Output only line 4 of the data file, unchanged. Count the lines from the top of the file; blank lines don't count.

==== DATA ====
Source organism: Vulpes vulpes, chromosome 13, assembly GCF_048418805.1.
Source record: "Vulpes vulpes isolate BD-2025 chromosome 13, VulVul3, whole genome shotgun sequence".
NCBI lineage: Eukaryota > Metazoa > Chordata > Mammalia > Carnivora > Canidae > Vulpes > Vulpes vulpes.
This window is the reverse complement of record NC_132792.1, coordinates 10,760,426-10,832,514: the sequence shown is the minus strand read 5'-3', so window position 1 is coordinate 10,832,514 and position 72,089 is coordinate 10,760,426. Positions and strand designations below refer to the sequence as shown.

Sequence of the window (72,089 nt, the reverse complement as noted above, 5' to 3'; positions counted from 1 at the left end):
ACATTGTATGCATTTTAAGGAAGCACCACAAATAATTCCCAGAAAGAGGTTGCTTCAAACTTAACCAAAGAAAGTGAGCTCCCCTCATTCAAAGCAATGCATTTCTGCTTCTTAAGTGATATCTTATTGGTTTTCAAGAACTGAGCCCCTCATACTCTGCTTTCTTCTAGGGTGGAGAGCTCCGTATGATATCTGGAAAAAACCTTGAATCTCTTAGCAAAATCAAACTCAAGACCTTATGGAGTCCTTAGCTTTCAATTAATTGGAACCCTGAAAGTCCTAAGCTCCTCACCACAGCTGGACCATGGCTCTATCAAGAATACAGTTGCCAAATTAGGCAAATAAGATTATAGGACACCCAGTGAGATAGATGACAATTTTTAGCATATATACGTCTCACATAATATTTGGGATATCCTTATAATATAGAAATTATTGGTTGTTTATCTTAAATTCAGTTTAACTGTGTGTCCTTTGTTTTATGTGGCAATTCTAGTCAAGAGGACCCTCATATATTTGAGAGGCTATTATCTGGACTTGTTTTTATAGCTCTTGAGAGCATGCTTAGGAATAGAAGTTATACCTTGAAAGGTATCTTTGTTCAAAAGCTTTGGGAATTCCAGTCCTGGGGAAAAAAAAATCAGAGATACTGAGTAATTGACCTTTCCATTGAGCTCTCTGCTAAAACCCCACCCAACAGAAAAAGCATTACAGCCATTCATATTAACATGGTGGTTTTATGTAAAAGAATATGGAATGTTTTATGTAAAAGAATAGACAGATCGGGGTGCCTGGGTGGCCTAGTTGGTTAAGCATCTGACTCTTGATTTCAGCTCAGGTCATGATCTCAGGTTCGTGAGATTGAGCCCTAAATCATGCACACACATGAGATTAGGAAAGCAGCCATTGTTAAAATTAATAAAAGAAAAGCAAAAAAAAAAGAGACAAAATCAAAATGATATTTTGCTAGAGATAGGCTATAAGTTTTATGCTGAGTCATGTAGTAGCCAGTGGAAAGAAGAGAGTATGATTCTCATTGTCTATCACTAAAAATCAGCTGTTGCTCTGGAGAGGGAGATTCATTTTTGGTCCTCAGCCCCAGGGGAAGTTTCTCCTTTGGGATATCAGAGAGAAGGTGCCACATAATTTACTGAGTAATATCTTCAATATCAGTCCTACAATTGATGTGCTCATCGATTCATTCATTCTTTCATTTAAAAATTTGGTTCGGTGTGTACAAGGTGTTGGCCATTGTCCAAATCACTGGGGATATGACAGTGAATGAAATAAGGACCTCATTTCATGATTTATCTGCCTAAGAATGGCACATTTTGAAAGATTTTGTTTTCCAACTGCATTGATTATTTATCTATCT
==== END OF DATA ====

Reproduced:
This window is the reverse complement of record NC_132792.1, coordinates 10,760,426-10,832,514: the sequence shown is the minus strand read 5'-3', so window position 1 is coordinate 10,832,514 and position 72,089 is coordinate 10,760,426. Positions and strand designations below refer to the sequence as shown.